Camelot was a mythical castled city, said to be located in Great Britain, where King Arthur held court.
It was the center of the Kingdom of Logres and in Arthurian legend would become the location of the round table that held knights. Stories about King Arthur are known from at least as early as the ninth century. One of the most famous early Arthurian writers was Geoffrey of Monmouth, who lived during the first half of the 12 th century. However, Monmouth — and other early Arthurian writers — made no mention of Camelot. Researcher Norris Lacy writes that the Vulgate Cycle was composed between and by an anonymous author or group of authors.
In these cycles, Camelot would be discussed in detail.
The text says, in translation, that it "was the city most full of adventures that ever was The story of Camelot starts with Joseph of Arimathea, who according to the Bible donated his tomb for the burial of Jesus. According to a Vulgate story, he came to Britain and then to Camelot, finding it to be an Islamic city. Joseph succeeded in converting more than 1, of its inhabitants to Christianity. Its king, a leader named Agrestes, who is described as being the "cruelest man in the world," falsely converted.
After Joseph leaves, Agrestes persecutes the Christians, eventually going completely mad and throwing himself into a fire. Joseph then returns and sees that Camelot has converted to Christianity, "in the middle of the city he had the Church of St. Stephen the Martyr built," the text reads. This building would remain Camelot's largest church throughout the Vulgate cycles with additional, smaller, churches also being built. Of course, Islam didn't even exist in the first century, and why the anonymous author s of the Vulgate cycle claimed that first century Camelot was an Islamic city is unclear.
Camelot was described as a city surrounded by forests and meadows with plenty of open space for knightly tournaments which were held frequently. When a tournament was held, wooden reviewing stands for the ladies and maidens would be set up, one of which is mentioned as running for half a league about 2. The text said that Camelot was a "rich and well provided town" but offers few details as to its layout or exact size.
It was small enough that during a particularly lavish court so many barons and nobles came that "not a tenth of them could be lodged in the city of Camelot, and the others found shelter in the meadowland, which was wide and beautiful, in tents and pavilions," translation by Rupert Pickens. The church of St. Stephen apparently contained a large burial ground as numerous knights are mentioned as being interred there. Indeed, Camelot saw more than its share of wars in the Vulgate stories.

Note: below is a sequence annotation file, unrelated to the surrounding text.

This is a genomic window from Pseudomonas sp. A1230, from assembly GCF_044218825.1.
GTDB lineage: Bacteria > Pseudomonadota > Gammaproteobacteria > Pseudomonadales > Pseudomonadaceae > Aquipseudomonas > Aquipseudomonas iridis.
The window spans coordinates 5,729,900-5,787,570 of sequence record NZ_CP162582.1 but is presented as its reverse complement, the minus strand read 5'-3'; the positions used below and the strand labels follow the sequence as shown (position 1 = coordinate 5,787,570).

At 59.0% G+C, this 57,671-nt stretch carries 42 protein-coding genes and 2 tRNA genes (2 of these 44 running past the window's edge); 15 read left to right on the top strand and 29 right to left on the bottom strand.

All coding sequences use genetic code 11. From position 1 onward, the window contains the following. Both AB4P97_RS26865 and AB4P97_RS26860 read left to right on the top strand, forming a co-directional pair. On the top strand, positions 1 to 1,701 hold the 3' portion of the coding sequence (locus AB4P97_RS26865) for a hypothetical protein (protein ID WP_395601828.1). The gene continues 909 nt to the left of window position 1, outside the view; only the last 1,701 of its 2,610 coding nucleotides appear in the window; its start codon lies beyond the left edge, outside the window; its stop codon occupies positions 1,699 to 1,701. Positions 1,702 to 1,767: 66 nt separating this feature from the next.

The city's defenses were formidable, surviving a war against the Saxons and another invasion in which Cornishmen aided the Saxons.
The text says that Arthur held court in a castle or a tower as it's sometimes called furnished with a main courtyard, bedrooms, areas for feasting and, apparently, the Round Table. The castle is close enough to a body of water so that in one story Arthur could see a boat coming into Camelot holding what turned out to be a dead maiden.
While tournaments are held frequently, the people of Camelot also enjoyed other, less-violent, forms of recreation. In one story, Lancelot gives King Arthur a fine chess set, knowing that Queen Guinevere is a good player. According to one story, an inscription was found saying that the quest for the Holy Grail a quest discussed at length in the Vulgate must begin years after the resurrection of Jesus.
This gives a rough date for when King Arthur supposedly ruled Camelot.
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The most famous aspect of Camelot is certainly its Round Table, and the Vulgate cycles discuss in detail how King Arthur came to possess it. According to the text, it was a wedding gift from Guinevere's father, King Leodagan of Carmelide, after Arthur asked for her hand in marriage. At the time, there were already knights out of who were members of the table. This led Arthur to ask the magician Merlin to choose the remaining members to bring it to full complement, emphasizing that each must be chivalrous.
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When they were assembled, Merlin said that from "now on you must love one another and hold one another as dear as brothers, for from the love and sweetness of this table where you will be seated there will be born in your hearts such a great joy and friendship that you will leave your wives and children to be with one another and to spend your youth together," translation by Martha Asher.
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